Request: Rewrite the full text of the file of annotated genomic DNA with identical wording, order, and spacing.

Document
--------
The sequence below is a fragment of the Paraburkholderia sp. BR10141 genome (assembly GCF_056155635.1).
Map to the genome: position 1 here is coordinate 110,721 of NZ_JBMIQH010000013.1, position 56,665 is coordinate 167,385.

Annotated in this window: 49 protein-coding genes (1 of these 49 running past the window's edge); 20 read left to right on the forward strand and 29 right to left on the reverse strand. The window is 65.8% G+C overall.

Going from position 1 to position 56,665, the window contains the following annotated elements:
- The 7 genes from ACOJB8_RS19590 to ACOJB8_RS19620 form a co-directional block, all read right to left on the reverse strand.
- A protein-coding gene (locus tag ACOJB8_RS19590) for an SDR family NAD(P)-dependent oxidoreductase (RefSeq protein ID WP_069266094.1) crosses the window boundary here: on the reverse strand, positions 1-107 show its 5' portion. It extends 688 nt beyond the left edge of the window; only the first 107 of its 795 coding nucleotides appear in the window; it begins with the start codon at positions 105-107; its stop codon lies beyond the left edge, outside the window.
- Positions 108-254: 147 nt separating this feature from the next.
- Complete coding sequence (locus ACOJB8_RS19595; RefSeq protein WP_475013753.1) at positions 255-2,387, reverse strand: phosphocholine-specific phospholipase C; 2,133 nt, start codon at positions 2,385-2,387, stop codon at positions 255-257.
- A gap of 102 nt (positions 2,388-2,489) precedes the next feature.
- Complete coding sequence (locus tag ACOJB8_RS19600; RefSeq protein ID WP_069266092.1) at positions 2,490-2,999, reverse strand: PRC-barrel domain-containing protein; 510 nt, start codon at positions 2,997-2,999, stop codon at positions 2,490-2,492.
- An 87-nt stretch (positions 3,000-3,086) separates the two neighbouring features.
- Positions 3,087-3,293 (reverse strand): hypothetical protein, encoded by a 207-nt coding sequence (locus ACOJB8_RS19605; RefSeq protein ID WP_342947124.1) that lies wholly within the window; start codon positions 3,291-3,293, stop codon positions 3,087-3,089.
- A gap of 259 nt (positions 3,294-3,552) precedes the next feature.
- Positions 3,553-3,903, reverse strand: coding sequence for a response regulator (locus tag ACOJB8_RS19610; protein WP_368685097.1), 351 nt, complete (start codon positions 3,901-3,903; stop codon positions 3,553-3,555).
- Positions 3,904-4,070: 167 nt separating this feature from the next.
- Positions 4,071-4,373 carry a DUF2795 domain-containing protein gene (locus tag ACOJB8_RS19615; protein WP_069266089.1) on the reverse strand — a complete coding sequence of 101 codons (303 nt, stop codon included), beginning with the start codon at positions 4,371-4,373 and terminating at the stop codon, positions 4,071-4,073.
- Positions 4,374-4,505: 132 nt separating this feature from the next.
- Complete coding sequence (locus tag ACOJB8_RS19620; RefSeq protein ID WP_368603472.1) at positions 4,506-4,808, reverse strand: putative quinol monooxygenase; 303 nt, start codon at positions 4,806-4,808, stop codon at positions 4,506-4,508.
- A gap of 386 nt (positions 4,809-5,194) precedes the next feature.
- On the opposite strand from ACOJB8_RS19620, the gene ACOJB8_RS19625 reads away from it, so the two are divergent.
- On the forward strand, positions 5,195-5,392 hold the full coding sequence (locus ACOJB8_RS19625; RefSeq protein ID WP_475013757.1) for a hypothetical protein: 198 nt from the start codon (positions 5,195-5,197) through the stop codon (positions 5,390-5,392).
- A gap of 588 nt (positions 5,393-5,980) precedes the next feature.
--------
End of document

The sequence below is a fragment of the Paraburkholderia sp. BR10141 genome (assembly GCF_056155635.1).
Map to the genome: position 1 here is coordinate 110,721 of NZ_JBMIQH010000013.1, position 56,665 is coordinate 167,385.

Annotated in this window: 49 protein-coding genes (1 of these 49 running past the window's edge); 20 read left to right on the forward strand and 29 right to left on the reverse strand. The window is 65.8% G+C overall.

Going from position 1 to position 56,665, the window contains the following annotated elements:
- The 7 genes from ACOJB8_RS19590 to ACOJB8_RS19620 form a co-directional block, all read right to left on the reverse strand.
- A protein-coding gene (locus tag ACOJB8_RS19590) for an SDR family NAD(P)-dependent oxidoreductase (RefSeq protein ID WP_069266094.1) crosses the window boundary here: on the reverse strand, positions 1-107 show its 5' portion. It extends 688 nt beyond the left edge of the window; only the first 107 of its 795 coding nucleotides appear in the window; it begins with the start codon at positions 105-107; its stop codon lies beyond the left edge, outside the window.
- Positions 108-254: 147 nt separating this feature from the next.
- Complete coding sequence (locus ACOJB8_RS19595; RefSeq protein WP_475013753.1) at positions 255-2,387, reverse strand: phosphocholine-specific phospholipase C; 2,133 nt, start codon at positions 2,385-2,387, stop codon at positions 255-257.
- A gap of 102 nt (positions 2,388-2,489) precedes the next feature.
- Complete coding sequence (locus tag ACOJB8_RS19600; RefSeq protein ID WP_069266092.1) at positions 2,490-2,999, reverse strand: PRC-barrel domain-containing protein; 510 nt, start codon at positions 2,997-2,999, stop codon at positions 2,490-2,492.
- An 87-nt stretch (positions 3,000-3,086) separates the two neighbouring features.
- Positions 3,087-3,293 (reverse strand): hypothetical protein, encoded by a 207-nt coding sequence (locus ACOJB8_RS19605; RefSeq protein ID WP_342947124.1) that lies wholly within the window; start codon positions 3,291-3,293, stop codon positions 3,087-3,089.
- A gap of 259 nt (positions 3,294-3,552) precedes the next feature.
- Positions 3,553-3,903, reverse strand: coding sequence for a response regulator (locus tag ACOJB8_RS19610; protein WP_368685097.1), 351 nt, complete (start codon positions 3,901-3,903; stop codon positions 3,553-3,555).
- Positions 3,904-4,070: 167 nt separating this feature from the next.
- Positions 4,071-4,373 carry a DUF2795 domain-containing protein gene (locus tag ACOJB8_RS19615; protein WP_069266089.1) on the reverse strand — a complete coding sequence of 101 codons (303 nt, stop codon included), beginning with the start codon at positions 4,371-4,373 and terminating at the stop codon, positions 4,071-4,073.
- Positions 4,374-4,505: 132 nt separating this feature from the next.
- Complete coding sequence (locus tag ACOJB8_RS19620; RefSeq protein ID WP_368603472.1) at positions 4,506-4,808, reverse strand: putative quinol monooxygenase; 303 nt, start codon at positions 4,806-4,808, stop codon at positions 4,506-4,508.
- A gap of 386 nt (positions 4,809-5,194) precedes the next feature.
- On the opposite strand from ACOJB8_RS19620, the gene ACOJB8_RS19625 reads away from it, so the two are divergent.
- On the forward strand, positions 5,195-5,392 hold the full coding sequence (locus ACOJB8_RS19625; RefSeq protein ID WP_475013757.1) for a hypothetical protein: 198 nt from the start codon (positions 5,195-5,197) through the stop codon (positions 5,390-5,392).
- A gap of 588 nt (positions 5,393-5,980) precedes the next feature.